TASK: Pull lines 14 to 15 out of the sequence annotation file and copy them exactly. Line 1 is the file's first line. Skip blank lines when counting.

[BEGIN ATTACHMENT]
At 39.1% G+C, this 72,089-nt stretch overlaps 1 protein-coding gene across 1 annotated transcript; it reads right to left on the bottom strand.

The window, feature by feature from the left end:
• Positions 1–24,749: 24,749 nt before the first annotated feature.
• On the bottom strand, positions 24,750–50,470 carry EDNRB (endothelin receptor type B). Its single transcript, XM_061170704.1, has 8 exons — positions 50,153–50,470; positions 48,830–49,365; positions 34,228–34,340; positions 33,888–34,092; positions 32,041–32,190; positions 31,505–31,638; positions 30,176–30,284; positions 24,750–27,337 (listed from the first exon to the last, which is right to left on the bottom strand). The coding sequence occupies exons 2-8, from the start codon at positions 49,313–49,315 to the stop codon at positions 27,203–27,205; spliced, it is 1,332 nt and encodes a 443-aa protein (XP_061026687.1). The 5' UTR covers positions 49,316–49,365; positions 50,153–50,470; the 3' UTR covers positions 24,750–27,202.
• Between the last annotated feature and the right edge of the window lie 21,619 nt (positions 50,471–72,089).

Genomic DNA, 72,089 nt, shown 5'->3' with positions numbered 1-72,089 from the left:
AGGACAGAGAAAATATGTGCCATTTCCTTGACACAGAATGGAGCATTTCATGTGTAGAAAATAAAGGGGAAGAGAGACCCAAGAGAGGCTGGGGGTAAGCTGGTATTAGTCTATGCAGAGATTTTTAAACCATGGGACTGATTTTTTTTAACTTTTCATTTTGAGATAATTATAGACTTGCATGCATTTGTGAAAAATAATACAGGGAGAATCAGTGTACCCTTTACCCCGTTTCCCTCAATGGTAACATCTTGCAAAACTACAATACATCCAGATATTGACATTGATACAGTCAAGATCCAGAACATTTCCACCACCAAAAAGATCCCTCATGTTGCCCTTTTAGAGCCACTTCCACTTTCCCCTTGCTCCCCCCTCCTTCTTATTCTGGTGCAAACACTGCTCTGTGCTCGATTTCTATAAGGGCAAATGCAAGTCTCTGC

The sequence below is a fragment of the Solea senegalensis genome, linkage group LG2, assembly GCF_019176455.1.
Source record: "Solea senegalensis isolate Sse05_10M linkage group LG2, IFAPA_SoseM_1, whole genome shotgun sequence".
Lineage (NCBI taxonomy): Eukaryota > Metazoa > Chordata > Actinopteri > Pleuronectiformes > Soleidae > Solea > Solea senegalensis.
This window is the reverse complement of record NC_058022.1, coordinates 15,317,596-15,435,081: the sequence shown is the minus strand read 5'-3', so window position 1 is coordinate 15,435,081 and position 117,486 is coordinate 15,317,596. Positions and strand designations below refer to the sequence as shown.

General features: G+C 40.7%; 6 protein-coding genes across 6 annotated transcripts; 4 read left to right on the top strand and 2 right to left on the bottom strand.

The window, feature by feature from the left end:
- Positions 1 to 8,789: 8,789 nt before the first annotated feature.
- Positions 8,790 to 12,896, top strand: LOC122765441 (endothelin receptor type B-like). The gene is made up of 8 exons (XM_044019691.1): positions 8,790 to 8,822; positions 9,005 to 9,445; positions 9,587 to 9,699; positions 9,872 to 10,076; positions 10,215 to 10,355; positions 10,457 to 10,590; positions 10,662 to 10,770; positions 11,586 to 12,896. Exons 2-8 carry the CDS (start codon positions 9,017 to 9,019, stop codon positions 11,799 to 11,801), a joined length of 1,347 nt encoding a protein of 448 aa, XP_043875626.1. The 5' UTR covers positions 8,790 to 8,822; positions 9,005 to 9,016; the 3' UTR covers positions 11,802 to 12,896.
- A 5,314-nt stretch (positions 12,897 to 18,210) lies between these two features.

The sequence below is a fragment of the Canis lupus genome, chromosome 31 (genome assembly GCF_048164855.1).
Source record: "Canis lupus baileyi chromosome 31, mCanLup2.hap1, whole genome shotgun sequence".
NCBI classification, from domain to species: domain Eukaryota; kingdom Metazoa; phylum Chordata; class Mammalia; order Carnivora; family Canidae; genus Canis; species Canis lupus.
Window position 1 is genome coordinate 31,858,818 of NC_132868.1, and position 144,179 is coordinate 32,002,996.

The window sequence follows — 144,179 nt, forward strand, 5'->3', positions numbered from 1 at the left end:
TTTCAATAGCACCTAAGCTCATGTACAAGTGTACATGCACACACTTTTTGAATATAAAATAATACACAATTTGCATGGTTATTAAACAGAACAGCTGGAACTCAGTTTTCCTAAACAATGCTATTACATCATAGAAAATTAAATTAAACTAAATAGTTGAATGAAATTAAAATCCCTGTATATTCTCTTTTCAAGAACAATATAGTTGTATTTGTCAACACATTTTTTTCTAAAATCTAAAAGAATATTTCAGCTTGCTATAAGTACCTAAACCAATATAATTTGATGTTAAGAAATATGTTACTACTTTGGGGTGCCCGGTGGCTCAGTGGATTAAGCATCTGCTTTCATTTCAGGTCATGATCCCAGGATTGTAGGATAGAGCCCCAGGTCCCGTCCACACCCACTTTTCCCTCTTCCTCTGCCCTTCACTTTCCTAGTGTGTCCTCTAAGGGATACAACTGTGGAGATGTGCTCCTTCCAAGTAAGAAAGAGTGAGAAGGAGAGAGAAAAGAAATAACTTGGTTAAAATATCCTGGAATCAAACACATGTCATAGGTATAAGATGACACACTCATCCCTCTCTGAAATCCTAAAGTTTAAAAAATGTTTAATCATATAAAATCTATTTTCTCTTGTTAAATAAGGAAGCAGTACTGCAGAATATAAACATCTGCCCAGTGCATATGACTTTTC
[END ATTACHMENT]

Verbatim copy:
- Positions 1 to 8,789: 8,789 nt before the first annotated feature.
- Positions 8,790 to 12,896, top strand: LOC122765441 (endothelin receptor type B-like). The gene is made up of 8 exons (XM_044019691.1): positions 8,790 to 8,822; positions 9,005 to 9,445; positions 9,587 to 9,699; positions 9,872 to 10,076; positions 10,215 to 10,355; positions 10,457 to 10,590; positions 10,662 to 10,770; positions 11,586 to 12,896. Exons 2-8 carry the CDS (start codon positions 9,017 to 9,019, stop codon positions 11,799 to 11,801), a joined length of 1,347 nt encoding a protein of 448 aa, XP_043875626.1. The 5' UTR covers positions 8,790 to 8,822; positions 9,005 to 9,016; the 3' UTR covers positions 11,802 to 12,896.